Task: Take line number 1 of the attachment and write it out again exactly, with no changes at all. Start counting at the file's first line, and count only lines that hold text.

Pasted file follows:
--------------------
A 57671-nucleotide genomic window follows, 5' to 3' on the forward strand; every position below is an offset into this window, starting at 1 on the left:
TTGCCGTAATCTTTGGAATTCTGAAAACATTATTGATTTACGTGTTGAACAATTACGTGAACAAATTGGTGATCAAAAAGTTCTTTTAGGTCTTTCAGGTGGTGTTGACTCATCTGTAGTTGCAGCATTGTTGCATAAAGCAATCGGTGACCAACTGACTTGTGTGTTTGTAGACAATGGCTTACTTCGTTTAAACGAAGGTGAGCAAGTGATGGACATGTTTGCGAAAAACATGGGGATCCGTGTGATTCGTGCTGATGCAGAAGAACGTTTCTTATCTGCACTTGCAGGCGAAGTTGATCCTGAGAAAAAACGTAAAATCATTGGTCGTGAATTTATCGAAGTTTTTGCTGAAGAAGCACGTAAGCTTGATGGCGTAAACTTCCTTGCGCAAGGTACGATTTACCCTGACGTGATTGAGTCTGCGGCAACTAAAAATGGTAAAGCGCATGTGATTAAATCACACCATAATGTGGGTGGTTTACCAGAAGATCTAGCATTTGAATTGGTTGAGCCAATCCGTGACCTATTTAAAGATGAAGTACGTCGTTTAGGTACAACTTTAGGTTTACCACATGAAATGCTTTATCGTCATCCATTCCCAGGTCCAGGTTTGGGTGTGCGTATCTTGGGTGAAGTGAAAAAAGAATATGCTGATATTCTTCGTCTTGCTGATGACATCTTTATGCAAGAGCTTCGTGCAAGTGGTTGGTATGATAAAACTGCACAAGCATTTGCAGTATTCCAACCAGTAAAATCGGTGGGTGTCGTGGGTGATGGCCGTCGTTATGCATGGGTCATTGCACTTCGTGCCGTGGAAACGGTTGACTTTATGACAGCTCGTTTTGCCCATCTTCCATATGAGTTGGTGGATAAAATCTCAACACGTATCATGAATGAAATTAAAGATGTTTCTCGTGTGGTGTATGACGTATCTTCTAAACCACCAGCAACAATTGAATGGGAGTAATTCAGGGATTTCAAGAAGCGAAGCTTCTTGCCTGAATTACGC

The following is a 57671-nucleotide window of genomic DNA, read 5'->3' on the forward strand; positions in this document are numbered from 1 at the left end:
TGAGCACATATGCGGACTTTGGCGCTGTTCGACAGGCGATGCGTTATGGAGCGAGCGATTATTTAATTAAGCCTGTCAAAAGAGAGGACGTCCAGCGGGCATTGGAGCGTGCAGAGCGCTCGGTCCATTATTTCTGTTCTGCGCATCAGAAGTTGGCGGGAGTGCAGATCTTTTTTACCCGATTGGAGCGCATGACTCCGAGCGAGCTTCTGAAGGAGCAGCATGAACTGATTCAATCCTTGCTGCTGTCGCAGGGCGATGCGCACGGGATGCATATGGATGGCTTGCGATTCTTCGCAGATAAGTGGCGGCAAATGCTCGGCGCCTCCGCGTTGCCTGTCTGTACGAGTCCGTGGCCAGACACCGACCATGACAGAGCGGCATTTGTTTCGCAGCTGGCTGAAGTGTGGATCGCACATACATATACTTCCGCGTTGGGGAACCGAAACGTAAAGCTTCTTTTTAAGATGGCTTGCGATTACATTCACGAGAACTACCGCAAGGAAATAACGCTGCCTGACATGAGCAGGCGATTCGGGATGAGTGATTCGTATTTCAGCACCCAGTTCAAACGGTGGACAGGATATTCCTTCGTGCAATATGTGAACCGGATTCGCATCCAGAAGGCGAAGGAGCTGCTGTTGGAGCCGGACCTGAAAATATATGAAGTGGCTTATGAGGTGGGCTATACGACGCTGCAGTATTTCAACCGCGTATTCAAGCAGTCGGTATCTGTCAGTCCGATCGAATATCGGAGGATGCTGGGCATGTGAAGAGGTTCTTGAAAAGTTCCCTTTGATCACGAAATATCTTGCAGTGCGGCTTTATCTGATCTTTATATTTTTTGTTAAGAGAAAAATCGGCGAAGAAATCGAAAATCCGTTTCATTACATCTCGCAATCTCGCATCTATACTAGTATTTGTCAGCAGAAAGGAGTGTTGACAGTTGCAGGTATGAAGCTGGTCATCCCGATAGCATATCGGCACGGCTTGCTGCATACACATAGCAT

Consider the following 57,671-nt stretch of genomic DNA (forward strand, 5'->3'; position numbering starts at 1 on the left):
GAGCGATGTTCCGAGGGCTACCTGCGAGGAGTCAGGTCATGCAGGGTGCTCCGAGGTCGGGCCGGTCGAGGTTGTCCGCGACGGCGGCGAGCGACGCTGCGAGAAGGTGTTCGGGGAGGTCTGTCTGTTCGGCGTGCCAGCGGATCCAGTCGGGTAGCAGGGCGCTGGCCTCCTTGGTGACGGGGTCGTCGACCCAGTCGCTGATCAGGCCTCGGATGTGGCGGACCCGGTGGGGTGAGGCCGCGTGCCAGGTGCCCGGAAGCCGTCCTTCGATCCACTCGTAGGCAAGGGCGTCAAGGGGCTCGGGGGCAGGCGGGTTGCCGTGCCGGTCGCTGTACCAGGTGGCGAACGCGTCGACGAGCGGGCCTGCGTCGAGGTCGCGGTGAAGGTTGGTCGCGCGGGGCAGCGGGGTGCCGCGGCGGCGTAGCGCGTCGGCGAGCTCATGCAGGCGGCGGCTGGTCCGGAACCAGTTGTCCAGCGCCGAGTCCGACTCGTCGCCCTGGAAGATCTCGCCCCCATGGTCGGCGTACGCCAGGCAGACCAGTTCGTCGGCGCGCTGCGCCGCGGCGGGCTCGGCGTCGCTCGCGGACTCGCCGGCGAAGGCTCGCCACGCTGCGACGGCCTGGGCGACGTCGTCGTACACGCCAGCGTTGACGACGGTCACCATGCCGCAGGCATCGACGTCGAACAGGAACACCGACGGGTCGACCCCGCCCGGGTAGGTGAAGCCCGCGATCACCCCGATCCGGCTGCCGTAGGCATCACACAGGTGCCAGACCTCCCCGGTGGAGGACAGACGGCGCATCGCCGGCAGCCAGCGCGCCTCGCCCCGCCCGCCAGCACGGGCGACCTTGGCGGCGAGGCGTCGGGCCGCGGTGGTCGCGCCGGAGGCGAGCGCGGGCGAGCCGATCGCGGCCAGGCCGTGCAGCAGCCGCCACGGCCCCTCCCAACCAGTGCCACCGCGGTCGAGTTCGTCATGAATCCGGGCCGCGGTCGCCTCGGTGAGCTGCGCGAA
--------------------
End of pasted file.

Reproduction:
A 57671-nucleotide genomic window follows, 5' to 3' on the forward strand; every position below is an offset into this window, starting at 1 on the left: